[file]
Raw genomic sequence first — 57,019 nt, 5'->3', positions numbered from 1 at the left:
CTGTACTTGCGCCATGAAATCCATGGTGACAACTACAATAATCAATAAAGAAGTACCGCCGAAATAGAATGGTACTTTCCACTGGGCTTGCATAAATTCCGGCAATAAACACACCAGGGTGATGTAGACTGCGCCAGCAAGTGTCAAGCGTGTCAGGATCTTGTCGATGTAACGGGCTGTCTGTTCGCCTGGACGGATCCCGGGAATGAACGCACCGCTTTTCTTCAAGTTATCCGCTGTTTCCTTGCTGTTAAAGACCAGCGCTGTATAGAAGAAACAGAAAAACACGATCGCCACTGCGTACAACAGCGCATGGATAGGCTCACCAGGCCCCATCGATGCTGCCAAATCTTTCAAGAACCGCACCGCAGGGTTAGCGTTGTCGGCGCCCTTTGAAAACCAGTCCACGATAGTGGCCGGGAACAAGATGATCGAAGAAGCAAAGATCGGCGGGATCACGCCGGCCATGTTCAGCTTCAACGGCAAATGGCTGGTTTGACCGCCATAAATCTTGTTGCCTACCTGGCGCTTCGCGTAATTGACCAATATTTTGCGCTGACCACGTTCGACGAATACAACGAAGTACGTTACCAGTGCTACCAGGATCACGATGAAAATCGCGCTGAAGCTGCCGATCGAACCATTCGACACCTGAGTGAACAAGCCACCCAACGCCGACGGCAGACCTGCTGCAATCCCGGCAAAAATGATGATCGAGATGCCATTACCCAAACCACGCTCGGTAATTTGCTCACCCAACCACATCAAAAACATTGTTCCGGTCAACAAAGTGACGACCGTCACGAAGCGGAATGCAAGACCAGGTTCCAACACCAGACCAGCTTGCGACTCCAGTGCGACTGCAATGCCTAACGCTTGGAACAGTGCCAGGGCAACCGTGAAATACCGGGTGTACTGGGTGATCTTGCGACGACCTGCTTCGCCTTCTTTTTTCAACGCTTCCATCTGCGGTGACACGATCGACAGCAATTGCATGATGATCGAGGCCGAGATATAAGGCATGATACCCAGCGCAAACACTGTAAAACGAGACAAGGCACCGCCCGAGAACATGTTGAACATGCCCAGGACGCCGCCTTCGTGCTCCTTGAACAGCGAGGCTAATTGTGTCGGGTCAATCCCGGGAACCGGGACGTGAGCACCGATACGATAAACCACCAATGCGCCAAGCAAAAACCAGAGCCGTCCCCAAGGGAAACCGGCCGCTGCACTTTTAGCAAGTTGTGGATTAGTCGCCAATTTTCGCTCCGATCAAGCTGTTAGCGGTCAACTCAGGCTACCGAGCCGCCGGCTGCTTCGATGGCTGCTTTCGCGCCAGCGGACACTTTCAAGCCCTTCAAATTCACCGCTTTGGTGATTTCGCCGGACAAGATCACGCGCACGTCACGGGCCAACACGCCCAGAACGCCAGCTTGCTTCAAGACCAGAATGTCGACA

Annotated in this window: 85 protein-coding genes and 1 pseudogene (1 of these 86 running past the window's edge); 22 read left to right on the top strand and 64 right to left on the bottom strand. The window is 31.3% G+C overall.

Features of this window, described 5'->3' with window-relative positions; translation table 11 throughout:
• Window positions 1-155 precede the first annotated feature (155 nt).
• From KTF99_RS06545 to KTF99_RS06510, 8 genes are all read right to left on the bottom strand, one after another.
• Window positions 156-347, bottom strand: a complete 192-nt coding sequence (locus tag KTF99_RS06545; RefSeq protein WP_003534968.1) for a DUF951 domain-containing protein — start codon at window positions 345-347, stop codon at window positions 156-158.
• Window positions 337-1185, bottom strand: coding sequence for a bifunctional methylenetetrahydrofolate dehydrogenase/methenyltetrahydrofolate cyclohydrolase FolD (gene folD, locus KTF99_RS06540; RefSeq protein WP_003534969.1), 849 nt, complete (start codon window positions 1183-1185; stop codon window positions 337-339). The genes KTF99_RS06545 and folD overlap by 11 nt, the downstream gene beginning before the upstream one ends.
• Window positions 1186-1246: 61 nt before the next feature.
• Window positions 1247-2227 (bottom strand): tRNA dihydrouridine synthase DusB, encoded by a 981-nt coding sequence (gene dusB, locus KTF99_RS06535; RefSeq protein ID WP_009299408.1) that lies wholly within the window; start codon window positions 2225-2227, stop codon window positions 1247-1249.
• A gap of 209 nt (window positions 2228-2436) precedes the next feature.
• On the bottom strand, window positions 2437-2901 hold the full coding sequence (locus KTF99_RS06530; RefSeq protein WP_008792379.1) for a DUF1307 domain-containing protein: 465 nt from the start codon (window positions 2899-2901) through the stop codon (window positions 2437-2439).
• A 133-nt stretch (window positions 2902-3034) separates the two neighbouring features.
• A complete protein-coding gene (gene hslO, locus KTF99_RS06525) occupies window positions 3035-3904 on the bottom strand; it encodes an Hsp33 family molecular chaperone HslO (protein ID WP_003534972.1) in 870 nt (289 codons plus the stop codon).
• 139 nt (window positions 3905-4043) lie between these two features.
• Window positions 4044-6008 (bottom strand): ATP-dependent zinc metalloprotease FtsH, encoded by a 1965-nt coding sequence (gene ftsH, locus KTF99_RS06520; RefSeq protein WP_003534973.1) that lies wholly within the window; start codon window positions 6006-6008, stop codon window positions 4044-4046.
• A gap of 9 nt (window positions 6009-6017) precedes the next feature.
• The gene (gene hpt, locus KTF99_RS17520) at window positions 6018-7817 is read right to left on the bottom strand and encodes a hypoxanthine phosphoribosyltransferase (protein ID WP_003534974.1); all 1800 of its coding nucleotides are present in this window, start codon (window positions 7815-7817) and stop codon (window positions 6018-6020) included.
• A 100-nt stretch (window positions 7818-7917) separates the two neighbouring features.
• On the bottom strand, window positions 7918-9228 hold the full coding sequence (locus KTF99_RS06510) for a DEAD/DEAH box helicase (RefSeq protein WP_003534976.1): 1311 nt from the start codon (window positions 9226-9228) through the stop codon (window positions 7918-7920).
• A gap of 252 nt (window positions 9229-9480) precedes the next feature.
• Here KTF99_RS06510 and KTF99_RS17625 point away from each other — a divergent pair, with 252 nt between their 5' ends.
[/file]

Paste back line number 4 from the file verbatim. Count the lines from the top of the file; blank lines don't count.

Features of this window, described 5'->3' with window-relative positions; translation table 11 throughout: